About a quarter didn’t want the computers coming home, fearing theft, the development bank researchers found. Meanwhile, two in five children didn’t take their computers home because their school wouldn’t let them.
Some schools didn’t have enough electricity to power the machines.
And then there was Internet. Less than 1 percent of the schools studied had it.
Patzer blogged about the frustration he witnessed when children and teachers struggled with the laptops’ old, buggy software and, not understanding how to update to improved versions, “promptly boxed them up and put them back in the corner.”
Marcone questioned whether the IADB study measured the right aptitudes among those who did use the machines.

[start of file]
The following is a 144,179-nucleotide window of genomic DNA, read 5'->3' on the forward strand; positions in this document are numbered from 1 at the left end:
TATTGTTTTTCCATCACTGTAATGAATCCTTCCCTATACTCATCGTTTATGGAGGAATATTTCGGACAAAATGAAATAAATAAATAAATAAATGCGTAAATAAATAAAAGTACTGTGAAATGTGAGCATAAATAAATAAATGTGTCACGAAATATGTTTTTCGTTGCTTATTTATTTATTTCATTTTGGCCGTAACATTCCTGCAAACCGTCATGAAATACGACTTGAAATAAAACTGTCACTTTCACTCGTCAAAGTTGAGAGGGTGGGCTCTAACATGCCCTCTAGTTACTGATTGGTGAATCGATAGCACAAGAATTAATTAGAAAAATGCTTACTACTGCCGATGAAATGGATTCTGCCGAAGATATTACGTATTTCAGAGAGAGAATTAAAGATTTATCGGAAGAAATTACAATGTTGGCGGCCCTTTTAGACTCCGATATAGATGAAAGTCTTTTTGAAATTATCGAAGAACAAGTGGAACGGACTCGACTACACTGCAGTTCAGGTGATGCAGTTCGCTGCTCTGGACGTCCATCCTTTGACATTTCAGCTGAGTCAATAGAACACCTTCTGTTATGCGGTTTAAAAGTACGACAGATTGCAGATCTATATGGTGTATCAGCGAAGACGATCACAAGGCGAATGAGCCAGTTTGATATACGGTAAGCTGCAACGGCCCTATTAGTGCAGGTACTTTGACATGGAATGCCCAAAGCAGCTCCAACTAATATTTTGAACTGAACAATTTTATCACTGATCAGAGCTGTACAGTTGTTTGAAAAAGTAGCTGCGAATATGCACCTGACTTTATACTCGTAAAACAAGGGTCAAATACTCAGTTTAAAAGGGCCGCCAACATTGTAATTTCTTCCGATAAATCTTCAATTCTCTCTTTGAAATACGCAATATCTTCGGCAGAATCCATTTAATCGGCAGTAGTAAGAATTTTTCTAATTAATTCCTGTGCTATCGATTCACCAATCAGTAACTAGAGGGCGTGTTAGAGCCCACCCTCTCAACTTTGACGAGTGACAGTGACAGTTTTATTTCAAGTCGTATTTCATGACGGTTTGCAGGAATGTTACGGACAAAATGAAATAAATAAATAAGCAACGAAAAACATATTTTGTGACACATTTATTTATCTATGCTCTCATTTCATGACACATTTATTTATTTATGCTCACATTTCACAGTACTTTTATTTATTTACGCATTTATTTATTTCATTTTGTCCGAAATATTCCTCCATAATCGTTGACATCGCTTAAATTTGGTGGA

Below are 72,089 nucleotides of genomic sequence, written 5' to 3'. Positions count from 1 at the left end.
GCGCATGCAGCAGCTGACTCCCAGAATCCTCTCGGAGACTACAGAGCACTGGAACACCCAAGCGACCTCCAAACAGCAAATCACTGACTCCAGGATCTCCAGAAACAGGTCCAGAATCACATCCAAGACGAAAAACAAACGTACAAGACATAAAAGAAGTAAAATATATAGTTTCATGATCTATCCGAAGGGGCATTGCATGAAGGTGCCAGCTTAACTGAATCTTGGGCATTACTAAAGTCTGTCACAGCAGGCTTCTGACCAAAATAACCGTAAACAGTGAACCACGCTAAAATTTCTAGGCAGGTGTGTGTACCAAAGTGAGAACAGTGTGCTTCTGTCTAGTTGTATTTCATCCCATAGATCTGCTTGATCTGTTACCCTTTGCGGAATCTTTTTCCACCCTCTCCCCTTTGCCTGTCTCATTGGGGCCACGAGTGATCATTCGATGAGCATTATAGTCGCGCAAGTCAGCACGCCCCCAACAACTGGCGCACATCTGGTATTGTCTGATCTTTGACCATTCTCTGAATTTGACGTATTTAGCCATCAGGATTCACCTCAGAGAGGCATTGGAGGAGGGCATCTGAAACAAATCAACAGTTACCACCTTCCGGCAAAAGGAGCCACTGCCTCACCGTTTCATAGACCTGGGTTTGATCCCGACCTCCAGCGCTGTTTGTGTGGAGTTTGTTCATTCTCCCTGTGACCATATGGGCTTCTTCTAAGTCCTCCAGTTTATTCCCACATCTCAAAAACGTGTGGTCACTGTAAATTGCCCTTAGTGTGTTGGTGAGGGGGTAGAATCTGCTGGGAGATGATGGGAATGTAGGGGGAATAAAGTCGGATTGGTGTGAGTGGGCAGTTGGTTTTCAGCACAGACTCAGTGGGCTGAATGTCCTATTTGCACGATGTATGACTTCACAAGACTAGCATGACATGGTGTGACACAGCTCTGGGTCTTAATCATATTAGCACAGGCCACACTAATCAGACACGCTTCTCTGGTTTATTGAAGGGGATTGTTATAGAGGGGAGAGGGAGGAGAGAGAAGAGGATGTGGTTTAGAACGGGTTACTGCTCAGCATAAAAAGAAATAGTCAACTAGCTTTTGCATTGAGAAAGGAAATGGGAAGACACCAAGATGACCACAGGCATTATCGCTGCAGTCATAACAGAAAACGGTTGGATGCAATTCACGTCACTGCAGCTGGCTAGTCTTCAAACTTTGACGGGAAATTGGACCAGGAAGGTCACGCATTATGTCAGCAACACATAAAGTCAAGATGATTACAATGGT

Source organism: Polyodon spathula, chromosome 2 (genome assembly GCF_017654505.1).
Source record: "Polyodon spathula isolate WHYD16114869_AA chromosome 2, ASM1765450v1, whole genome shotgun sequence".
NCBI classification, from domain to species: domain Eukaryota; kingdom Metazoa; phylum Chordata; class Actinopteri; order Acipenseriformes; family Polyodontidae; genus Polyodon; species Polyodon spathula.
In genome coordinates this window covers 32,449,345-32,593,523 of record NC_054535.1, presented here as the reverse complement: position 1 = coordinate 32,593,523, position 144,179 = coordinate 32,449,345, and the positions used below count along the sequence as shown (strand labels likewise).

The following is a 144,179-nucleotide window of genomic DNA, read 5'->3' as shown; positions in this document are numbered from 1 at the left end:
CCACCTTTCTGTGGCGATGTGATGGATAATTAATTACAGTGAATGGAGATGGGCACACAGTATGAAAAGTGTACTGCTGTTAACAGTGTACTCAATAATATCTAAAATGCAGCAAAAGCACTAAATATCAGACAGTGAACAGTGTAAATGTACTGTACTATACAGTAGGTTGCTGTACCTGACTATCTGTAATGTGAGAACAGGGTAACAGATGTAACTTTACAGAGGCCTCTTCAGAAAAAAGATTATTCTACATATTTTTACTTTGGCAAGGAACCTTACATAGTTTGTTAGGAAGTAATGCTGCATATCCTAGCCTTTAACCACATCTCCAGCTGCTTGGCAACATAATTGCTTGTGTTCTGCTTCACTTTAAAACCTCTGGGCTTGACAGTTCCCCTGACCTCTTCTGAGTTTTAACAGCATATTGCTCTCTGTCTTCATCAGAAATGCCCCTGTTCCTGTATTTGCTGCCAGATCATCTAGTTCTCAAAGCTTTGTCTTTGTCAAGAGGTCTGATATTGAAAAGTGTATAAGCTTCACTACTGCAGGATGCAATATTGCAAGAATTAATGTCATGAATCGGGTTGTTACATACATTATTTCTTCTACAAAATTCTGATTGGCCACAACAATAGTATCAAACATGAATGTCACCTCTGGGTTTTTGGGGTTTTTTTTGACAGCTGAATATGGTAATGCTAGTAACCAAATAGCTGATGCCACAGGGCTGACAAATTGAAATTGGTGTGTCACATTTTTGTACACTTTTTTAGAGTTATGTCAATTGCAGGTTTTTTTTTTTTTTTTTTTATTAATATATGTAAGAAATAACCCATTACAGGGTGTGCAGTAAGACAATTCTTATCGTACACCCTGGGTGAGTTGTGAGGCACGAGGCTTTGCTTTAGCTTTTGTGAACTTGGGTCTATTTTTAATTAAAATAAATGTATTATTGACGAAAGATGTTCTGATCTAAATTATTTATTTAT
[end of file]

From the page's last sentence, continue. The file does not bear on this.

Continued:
“What was evaluated was a paper and pencil test,” he said. “What if they had tested 21st-century skills?” he said. Skills such as those developed by the audiovisual tools the laptops possess?
Marcone has already made modifications to the program, including making the XO laptop part of Peru’s university teacher-training curriculum this year.
His office will continue to support the laptops, replacing broken ones as well as distributing 41,000 that were destroyed in a warehouse fire earlier this year. It plans to expand rural Internet penetration and put new support resources online. But it won’t be trying to give out one laptop per child.
“The ministry is not going to do another macro project of this type. It is not going to make multimillion-dollar purchases and distribute (computers) like candy.”<< previous 1 2 3 4
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